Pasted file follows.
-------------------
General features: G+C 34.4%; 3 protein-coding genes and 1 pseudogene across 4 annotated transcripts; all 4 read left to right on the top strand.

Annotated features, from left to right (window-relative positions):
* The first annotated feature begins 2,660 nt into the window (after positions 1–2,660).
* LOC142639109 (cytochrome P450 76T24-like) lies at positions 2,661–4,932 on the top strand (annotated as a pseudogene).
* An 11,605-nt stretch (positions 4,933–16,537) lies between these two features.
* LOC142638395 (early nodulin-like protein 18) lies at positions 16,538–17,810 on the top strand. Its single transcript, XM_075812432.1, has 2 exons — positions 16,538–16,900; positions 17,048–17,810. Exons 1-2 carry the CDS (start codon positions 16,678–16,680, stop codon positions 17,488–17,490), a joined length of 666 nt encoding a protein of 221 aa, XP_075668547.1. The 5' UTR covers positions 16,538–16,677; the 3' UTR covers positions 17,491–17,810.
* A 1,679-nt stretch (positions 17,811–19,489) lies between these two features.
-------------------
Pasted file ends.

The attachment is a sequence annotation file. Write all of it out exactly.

General features: G+C 34.4%; 3 protein-coding genes and 1 pseudogene across 4 annotated transcripts; all 4 read left to right on the top strand.

Annotated features, from left to right (window-relative positions):
* The first annotated feature begins 2,660 nt into the window (after positions 1–2,660).
* LOC142639109 (cytochrome P450 76T24-like) lies at positions 2,661–4,932 on the top strand (annotated as a pseudogene).
* An 11,605-nt stretch (positions 4,933–16,537) lies between these two features.
* LOC142638395 (early nodulin-like protein 18) lies at positions 16,538–17,810 on the top strand. Its single transcript, XM_075812432.1, has 2 exons — positions 16,538–16,900; positions 17,048–17,810. Exons 1-2 carry the CDS (start codon positions 16,678–16,680, stop codon positions 17,488–17,490), a joined length of 666 nt encoding a protein of 221 aa, XP_075668547.1. The 5' UTR covers positions 16,538–16,677; the 3' UTR covers positions 17,491–17,810.
* A 1,679-nt stretch (positions 17,811–19,489) lies between these two features.